Bats need Houstonians to understand their ecological role
By Mckenzie Brewer
It’s not too far off to assume that some Houstonians do not get to see bats often or maybe have never seen one. After all, bats are not the most common thing to see flying in the sky, especially during the day. It makes sense why some people may not be familiar with bats.
This is ironic coming from a state that is home to 32 species of bats out of the 47 species found in the U.S. According to Texas Parks and Wildlife, this makes Texas the “battiest” state in the nation! In fact, we are home to the largest bat colony in the world. Just outside of San Antonio in the Bracken Cave are 15 million bats hanging around. But San Antonio isn’t the only city in Texas home to bats.
There are exactly 12 cities in Texas where you can see bats, Houston being one of them! That’s right, Houston has its own colony - two actually. Although not as many as Austin, with their 1.5 million bats at Congress Avenue Bridge, we have around 250,000 bats under the Waugh Drive Bridge along the Buffalo Bayou. There are also around 100,000 bats under Watonga Boulevard Bridge.
Unfortunately, there is not a lot of conversation around about bats, mainly because of the many misconceptions surrounding bats. As the world saw during the height of the COVID-19 pandemic, some blamed the rapid spread of the virus on bats.
For years, bats have been portrayed by the media and film industry as rabies-spreading animals that may or may not suck blood.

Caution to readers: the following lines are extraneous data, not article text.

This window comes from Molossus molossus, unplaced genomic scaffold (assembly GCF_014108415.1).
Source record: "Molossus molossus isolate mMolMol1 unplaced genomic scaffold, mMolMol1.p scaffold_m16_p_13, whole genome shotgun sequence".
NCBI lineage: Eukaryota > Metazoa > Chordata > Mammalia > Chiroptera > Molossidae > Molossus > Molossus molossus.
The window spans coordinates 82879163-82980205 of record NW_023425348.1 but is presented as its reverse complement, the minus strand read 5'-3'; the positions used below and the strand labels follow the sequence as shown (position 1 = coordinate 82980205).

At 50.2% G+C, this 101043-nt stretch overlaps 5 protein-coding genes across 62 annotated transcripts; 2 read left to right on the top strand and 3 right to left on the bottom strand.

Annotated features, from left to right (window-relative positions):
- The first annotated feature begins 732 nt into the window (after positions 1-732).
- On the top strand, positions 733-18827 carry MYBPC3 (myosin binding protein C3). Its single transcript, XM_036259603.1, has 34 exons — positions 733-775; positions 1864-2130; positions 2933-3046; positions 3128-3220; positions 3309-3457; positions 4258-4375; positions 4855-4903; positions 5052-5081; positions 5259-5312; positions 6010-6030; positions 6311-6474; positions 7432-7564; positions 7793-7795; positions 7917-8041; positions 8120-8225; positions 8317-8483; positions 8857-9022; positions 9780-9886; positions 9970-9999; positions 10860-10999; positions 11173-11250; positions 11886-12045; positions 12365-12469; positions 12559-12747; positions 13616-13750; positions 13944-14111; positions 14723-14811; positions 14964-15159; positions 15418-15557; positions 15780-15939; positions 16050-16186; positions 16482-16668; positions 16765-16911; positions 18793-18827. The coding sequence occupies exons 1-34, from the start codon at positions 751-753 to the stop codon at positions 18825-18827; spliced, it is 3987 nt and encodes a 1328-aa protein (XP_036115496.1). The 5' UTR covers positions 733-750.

In the 2011 film, “Contagion,” the cause of the deadly global pandemic was traced back to the moment an infected bat transmitted the virus to a pig, which ended up getting passed to a chef handling the slaughtered pig.
The virus is finally passed to patient zero that contracts the virus via a handshake with the chef (who didn’t wash his hands).
The film ends leaving the audience to ponder the fact a bat had caused the death and destruction to the world all because it had a virus. Because of social media’s portrayal of bats as disease ridden mammals and the dramatic narrative films put around bats, many people today probably have a lot of misconceptions about bats and their importance to our ecosystem.
Thankfully, we have our very own mammalogist here at UHD. Associate Professor Amy Baird, who has a doctorate in ecology, evolution, and behavior, was willing to shed some light on bats. Baird reassures that “as long as you leave them alone, you are not at any danger of contracting disease from them.”
Emphasizing the need to spread awareness about all the good bats do for us, Baird went on to explain how every night bats can eat their body weight in insects, which is a considerable amount.
Imagine if we didn’t have bats at night to eat all those pesky insects and dreaded mosquitos for us?
This makes bats exceptional pesticides, which is what our farmers need. Baird added that farmers could benefit the most from their feces, calling it, “an amazing fertilizer.”
Unfortunately, every year bats lose their natural homes due to construction and urbanization, an explanation for bats starting to pop up under certain bridges. Baird shared how bats can find “very narrow openings along the bottom of the bridge,” creating an ideal home for colonies, which has led to the intentional construction of such bridges.
Bridges are a wonderful solution found in metropolitan areas that can see just how beneficial bats are. That is why Baird encourages people to take a trip to the Waugh Drive Bridge and watch the bats fly out.
“Just seeing that will change your perspective and show how beneficial they are to humans.”
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